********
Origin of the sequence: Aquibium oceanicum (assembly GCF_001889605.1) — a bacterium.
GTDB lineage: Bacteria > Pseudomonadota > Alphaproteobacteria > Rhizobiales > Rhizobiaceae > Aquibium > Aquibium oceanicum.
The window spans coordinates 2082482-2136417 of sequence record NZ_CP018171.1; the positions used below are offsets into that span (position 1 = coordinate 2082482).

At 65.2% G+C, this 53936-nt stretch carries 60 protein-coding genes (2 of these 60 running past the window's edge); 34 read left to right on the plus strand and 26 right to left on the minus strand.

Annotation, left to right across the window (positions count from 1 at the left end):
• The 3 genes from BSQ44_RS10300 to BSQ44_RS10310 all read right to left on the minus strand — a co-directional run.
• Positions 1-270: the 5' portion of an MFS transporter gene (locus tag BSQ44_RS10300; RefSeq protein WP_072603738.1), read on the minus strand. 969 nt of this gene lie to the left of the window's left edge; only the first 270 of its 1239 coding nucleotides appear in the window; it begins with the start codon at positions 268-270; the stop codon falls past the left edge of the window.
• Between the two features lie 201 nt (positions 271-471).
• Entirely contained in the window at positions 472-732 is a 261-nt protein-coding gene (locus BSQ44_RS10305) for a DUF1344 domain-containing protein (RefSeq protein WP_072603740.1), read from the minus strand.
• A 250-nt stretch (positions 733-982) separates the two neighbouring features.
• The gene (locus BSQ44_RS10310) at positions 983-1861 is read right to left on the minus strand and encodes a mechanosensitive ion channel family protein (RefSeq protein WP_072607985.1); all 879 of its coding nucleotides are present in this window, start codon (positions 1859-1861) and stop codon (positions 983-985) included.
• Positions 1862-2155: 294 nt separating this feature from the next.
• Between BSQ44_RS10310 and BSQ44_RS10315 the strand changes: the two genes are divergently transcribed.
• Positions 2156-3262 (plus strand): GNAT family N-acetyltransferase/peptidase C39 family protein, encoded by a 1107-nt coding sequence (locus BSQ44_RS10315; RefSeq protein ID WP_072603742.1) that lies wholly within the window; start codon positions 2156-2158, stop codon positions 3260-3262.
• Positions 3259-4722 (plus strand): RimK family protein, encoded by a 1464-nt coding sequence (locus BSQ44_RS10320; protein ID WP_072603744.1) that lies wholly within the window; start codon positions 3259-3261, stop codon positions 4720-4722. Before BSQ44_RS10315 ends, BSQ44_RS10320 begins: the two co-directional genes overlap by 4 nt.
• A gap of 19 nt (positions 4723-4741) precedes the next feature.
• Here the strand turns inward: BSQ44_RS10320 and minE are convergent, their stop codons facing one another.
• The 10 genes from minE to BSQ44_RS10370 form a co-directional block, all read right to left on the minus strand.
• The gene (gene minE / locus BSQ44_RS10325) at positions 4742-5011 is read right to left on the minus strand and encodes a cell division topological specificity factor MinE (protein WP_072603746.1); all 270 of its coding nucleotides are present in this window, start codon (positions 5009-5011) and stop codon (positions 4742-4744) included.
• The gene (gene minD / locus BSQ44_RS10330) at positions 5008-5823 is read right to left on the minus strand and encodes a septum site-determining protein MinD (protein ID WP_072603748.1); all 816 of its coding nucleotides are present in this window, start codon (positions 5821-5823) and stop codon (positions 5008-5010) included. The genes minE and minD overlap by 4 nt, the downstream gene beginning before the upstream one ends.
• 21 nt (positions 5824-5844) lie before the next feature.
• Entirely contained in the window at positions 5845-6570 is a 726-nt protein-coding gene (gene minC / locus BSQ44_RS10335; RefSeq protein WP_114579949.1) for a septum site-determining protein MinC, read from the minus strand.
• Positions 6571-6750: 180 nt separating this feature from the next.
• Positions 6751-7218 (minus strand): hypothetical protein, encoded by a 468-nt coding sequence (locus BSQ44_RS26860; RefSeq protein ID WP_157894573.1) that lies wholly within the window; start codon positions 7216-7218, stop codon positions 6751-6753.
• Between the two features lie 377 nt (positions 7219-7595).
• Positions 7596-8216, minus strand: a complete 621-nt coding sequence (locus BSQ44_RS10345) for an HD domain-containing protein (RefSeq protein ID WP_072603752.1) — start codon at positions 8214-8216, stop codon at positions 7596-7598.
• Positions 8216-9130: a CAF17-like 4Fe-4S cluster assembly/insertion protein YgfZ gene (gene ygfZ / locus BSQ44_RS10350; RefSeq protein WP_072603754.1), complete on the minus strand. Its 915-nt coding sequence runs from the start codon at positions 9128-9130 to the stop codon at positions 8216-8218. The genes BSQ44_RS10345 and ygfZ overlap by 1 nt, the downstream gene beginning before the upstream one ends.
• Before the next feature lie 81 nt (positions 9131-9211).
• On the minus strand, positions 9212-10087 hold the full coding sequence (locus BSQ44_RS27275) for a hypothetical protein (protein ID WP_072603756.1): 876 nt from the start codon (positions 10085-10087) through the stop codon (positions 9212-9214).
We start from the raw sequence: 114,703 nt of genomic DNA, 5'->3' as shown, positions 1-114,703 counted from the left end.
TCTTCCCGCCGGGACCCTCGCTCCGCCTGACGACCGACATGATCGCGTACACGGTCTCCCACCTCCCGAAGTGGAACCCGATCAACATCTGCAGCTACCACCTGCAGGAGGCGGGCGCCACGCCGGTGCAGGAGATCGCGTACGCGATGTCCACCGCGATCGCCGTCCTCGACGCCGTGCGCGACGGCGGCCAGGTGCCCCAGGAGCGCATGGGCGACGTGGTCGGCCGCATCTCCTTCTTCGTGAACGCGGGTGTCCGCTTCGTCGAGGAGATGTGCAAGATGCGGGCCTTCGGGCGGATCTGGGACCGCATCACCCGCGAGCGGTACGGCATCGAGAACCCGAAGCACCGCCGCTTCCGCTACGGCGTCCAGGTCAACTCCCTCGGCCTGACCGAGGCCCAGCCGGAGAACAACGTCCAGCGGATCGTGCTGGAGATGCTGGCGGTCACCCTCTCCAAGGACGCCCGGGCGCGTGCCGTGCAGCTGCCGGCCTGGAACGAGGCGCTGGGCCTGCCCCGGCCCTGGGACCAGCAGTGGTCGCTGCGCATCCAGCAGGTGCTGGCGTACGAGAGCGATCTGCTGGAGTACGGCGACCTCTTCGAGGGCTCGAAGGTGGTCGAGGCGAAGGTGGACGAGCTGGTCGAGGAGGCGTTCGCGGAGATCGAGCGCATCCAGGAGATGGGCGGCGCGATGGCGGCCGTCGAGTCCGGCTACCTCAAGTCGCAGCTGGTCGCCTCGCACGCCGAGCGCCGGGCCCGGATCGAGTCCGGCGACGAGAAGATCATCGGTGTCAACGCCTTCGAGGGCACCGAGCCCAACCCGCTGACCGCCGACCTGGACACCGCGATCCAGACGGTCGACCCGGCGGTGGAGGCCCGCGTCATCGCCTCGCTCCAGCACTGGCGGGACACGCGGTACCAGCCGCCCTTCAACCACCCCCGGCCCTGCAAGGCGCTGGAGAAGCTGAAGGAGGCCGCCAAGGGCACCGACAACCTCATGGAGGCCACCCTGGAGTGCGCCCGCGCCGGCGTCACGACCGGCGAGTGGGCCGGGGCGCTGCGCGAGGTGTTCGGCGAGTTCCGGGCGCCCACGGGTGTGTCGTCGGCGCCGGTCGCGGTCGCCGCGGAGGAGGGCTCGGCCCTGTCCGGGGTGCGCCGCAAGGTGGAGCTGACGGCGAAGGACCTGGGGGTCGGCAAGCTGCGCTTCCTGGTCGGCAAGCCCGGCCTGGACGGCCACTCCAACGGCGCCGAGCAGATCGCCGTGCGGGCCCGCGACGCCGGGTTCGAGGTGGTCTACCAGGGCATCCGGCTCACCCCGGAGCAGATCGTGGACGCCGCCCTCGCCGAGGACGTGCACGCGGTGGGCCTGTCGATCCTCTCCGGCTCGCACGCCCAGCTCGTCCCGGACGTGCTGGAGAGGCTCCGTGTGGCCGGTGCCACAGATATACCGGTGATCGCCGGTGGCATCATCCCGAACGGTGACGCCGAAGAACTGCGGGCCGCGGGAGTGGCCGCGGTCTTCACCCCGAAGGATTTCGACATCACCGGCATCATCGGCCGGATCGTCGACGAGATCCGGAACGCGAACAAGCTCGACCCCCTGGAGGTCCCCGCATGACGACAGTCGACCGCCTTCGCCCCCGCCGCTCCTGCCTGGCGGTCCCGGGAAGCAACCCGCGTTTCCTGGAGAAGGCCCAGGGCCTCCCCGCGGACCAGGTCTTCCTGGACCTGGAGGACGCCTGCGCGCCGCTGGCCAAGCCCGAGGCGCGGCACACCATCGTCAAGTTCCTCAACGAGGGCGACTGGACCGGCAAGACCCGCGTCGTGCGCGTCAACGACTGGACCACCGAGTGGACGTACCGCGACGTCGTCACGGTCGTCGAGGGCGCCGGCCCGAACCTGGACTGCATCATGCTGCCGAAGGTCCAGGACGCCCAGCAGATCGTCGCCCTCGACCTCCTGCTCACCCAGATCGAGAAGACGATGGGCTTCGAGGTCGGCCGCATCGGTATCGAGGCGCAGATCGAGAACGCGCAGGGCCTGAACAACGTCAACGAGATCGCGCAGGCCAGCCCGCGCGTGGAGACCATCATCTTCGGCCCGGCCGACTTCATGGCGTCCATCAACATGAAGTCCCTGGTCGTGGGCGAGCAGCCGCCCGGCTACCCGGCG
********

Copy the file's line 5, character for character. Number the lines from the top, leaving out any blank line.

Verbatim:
Annotation, left to right across the window (positions count from 1 at the left end):